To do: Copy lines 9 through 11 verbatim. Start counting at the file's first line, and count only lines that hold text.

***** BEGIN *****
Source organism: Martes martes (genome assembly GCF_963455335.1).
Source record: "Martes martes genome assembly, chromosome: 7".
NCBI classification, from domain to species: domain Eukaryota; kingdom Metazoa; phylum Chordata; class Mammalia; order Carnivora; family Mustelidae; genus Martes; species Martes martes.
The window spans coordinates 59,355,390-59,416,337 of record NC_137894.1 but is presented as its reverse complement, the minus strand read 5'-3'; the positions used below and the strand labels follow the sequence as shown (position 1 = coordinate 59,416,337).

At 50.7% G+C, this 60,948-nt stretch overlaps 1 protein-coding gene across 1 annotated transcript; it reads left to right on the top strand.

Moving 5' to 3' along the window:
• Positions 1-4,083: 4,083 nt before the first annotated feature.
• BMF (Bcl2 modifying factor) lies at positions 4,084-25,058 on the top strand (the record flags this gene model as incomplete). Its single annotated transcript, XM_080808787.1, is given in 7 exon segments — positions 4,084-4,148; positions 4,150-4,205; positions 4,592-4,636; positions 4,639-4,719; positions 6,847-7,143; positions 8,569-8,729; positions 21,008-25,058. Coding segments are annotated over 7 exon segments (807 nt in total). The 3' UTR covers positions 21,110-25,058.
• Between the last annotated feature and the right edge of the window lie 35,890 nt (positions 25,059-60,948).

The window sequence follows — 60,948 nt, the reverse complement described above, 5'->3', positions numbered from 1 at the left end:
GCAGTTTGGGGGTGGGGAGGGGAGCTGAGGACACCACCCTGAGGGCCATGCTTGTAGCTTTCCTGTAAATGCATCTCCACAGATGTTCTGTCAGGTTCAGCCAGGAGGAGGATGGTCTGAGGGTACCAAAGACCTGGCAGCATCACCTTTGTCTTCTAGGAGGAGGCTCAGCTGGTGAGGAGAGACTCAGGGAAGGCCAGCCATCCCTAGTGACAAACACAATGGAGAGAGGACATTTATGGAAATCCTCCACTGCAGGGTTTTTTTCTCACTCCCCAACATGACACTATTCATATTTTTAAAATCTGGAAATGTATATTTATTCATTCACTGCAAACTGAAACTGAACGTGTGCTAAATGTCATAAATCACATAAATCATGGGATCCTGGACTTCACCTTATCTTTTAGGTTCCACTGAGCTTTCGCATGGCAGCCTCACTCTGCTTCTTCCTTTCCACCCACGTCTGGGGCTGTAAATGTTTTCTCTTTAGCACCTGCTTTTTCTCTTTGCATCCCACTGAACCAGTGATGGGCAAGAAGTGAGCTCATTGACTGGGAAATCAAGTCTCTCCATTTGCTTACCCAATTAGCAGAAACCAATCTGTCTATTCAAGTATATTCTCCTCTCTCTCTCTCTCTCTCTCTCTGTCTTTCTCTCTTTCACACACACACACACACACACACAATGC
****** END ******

• Between the last annotated feature and the right edge of the window lie 35,890 nt (positions 25,059-60,948).

The window sequence follows — 60,948 nt, the reverse complement described above, 5'->3', positions numbered from 1 at the left end:
GCAGTTTGGGGGTGGGGAGGGGAGCTGAGGACACCACCCTGAGGGCCATGCTTGTAGCTTTCCTGTAAATGCATCTCCACAGATGTTCTGTCAGGTTCAGCCAGGAGGAGGATGGTCTGAGGGTACCAAAGACCTGGCAGCATCACCTTTGTCTTCTAGGAGGAGGCTCAGCTGGTGAGGAGAGACTCAGGGAAGGCCAGCCATCCCTAGTGACAAACACAATGGAGAGAGGACATTTATGGAAATCCTCCACTGCAGGGTTTTTTTCTCACTCCCCAACATGACACTATTCATATTTTTAAAATCTGGAAATGTATATTTATTCATTCACTGCAAACTGAAACTGAACGTGTGCTAAATGTCATAAATCACATAAATCATGGGATCCTGGACTTCACCTTATCTTTTAGGTTCCACTGAGCTTTCGCATGGCAGCCTCACTCTGCTTCTTCCTTTCCACCCACGTCTGGGGCTGTAAATGTTTTCTCTTTAGCACCTGCTTTTTCTCTTTGCATCCCACTGAACCAGTGATGGGCAAGAAGTGAGCTCATTGACTGGGAAATCAAGTCTCTCCATTTGCTTACCCAATTAGCAGAAACCAATCTGTCTATTCAAGTATATTCTCCTCTCTCTCTCTCTCTCTCTCTCTGTCTTTCTCTCTTTCACACACACACACACACACACACAATGC